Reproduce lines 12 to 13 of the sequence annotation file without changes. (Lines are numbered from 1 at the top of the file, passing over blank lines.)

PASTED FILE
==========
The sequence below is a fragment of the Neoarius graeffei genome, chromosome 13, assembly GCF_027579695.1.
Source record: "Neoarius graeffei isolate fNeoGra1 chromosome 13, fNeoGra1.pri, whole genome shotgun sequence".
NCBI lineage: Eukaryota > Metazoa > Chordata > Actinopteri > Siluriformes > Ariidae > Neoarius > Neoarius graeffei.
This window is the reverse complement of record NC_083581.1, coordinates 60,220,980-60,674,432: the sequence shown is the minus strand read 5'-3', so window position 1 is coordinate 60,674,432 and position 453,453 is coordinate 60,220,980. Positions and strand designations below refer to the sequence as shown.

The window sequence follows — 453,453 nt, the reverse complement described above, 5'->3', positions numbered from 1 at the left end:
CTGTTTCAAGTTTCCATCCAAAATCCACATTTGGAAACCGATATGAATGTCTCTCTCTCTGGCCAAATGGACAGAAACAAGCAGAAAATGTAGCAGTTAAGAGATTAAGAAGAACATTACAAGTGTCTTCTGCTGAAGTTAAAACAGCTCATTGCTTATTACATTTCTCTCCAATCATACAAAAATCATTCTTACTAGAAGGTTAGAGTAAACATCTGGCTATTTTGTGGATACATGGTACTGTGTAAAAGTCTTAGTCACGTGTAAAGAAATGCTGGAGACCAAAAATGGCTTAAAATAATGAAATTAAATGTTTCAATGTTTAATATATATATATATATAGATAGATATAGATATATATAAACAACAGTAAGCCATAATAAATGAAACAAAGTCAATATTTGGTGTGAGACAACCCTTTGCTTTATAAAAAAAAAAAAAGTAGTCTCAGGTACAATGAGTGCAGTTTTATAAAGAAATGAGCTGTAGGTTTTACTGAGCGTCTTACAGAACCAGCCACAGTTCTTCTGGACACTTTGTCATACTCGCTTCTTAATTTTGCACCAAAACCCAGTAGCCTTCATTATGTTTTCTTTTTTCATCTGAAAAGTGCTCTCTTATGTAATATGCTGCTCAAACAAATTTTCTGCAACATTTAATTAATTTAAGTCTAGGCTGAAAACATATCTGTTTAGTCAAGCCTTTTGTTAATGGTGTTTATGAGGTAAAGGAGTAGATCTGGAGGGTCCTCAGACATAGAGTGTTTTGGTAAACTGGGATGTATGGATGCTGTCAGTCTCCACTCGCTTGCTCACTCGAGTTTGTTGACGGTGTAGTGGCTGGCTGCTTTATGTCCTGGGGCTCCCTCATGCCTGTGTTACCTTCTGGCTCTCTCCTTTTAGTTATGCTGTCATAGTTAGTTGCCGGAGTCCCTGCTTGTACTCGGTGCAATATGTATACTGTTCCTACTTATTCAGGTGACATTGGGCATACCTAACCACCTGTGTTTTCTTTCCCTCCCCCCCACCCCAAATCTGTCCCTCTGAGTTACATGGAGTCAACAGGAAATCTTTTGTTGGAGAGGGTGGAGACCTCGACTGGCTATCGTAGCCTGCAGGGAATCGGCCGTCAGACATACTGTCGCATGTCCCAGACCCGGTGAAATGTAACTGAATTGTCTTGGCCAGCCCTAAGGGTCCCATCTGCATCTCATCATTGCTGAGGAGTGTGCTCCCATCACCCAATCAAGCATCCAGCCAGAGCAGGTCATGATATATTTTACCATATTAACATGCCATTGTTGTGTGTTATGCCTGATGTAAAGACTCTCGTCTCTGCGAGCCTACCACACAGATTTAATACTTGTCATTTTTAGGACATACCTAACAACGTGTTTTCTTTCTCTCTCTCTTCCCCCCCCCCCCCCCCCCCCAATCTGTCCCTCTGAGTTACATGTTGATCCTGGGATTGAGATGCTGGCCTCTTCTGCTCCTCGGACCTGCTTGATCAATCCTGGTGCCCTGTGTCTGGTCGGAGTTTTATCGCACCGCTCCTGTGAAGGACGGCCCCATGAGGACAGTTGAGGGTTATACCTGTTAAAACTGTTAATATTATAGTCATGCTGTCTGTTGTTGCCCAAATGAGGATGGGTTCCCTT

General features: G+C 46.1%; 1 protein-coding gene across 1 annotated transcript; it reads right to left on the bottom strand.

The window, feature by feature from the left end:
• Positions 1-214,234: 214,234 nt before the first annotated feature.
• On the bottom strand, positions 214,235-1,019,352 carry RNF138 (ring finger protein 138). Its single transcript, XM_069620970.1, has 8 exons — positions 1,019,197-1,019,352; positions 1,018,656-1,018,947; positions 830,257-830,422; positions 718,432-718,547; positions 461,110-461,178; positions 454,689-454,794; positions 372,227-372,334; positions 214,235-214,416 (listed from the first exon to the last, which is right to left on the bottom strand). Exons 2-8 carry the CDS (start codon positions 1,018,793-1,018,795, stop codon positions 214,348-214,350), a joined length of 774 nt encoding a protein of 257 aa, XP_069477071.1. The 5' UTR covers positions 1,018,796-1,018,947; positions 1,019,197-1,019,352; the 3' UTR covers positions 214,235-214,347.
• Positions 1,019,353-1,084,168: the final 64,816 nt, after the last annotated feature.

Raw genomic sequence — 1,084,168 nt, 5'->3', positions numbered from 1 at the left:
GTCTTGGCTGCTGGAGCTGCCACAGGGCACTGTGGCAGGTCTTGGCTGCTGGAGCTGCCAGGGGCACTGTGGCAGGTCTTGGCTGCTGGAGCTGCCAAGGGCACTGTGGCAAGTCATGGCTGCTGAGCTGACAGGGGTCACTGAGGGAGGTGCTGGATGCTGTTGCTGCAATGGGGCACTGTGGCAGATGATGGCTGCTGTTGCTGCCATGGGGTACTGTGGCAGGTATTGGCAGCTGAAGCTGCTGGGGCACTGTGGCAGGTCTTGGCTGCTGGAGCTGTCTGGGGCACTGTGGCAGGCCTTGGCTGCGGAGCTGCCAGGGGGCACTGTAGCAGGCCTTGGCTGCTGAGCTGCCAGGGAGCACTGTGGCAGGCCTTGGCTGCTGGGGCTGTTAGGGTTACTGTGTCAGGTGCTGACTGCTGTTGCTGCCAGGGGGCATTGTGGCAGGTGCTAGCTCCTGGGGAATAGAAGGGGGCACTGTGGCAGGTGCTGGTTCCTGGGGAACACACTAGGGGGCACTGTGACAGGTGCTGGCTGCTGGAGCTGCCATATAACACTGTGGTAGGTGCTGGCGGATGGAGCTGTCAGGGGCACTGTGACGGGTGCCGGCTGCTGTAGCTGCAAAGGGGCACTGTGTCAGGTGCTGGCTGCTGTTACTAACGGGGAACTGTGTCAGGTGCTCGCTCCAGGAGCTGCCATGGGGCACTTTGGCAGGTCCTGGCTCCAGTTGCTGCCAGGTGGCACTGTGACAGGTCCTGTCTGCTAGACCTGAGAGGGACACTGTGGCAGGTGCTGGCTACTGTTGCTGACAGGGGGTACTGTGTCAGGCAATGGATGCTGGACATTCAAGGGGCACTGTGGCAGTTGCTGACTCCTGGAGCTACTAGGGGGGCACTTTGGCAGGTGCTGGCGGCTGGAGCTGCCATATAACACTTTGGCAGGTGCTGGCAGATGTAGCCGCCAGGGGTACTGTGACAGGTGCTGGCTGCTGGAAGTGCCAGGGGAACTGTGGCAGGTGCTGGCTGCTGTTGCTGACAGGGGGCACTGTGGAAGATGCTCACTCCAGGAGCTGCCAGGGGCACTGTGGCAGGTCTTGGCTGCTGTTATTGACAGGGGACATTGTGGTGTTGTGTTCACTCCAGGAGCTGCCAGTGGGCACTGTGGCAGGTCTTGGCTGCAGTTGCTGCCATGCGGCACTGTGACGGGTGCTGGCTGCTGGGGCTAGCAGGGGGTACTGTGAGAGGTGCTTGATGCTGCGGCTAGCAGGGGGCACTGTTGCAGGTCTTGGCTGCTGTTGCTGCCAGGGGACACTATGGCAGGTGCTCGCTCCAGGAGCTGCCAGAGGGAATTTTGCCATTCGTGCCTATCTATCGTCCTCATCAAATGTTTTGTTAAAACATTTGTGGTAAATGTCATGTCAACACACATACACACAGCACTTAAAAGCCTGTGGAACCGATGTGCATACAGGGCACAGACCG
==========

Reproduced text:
Raw genomic sequence — 1,084,168 nt, 5'->3', positions numbered from 1 at the left:
GTCTTGGCTGCTGGAGCTGCCACAGGGCACTGTGGCAGGTCTTGGCTGCTGGAGCTGCCAGGGGCACTGTGGCAGGTCTTGGCTGCTGGAGCTGCCAAGGGCACTGTGGCAAGTCATGGCTGCTGAGCTGACAGGGGTCACTGAGGGAGGTGCTGGATGCTGTTGCTGCAATGGGGCACTGTGGCAGATGATGGCTGCTGTTGCTGCCATGGGGTACTGTGGCAGGTATTGGCAGCTGAAGCTGCTGGGGCACTGTGGCAGGTCTTGGCTGCTGGAGCTGTCTGGGGCACTGTGGCAGGCCTTGGCTGCGGAGCTGCCAGGGGGCACTGTAGCAGGCCTTGGCTGCTGAGCTGCCAGGGAGCACTGTGGCAGGCCTTGGCTGCTGGGGCTGTTAGGGTTACTGTGTCAGGTGCTGACTGCTGTTGCTGCCAGGGGGCATTGTGGCAGGTGCTAGCTCCTGGGGAATAGAAGGGGGCACTGTGGCAGGTGCTGGTTCCTGGGGAACACACTAGGGGGCACTGTGACAGGTGCTGGCTGCTGGAGCTGCCATATAACACTGTGGTAGGTGCTGGCGGATGGAGCTGTCAGGGGCACTGTGACGGGTGCCGGCTGCTGTAGCTGCAAAGGGGCACTGTGTCAGGTGCTGGCTGCTGTTACTAACGGGGAACTGTGTCAGGTGCTCGCTCCAGGAGCTGCCATGGGGCACTTTGGCAGGTCCTGGCTCCAGTTGCTGCCAGGTGGCACTGTGACAGGTCCTGTCTGCTAGACCTGAGAGGGACACTGTGGCAGGTGCTGGCTACTGTTGCTGACAGGGGGTACTGTGTCAGGCAATGGATGCTGGACATTCAAGGGGCACTGTGGCAGTTGCTGACTCCTGGAGCTACTAGGGGGGCACTTTGGCAGGTGCTGGCGGCTGGAGCTGCCATATAACACTTTGGCAGGTGCTGGCAGATGTAGCCGCCAGGGGTACTGTGACAGGTGCTGGCTGCTGGAAGTGCCAGGGGAACTGTGGCAGGTGCTGGCTGCTGTTGCTGACAGGGGGCACTGTGGAAGATGCTCACTCCAGGAGCTGCCAGGGGCACTGTGGCAGGTCTTGGCTGCTGTTATTGACAGGGGACATTGTGGTGTTGTGTTCACTCCAGGAGCTGCCAGTGGGCACTGTGGCAGGTCTTGGCTGCAGTTGCTGCCATGCGGCACTGTGACGGGTGCTGGCTGCTGGGGCTAGCAGGGGGTACTGTGAGAGGTGCTTGATGCTGCGGCTAGCAGGGGGCACTGTTGCAGGTCTTGGCTGCTGTTGCTGCCAGGGGACACTATGGCAGGTGCTCGCTCCAGGAGCTGCCAGAGGGAATTTTGCCATTCGTGCCTATCTATCGTCCTCATCAAATGTTTTGTTAAAACATTTGTGGTAAATGTCATGTCAACACACATACACACAGCACTTAAAAGCCTGTGGAACCGATGTGCATACAGGGCACAGACCG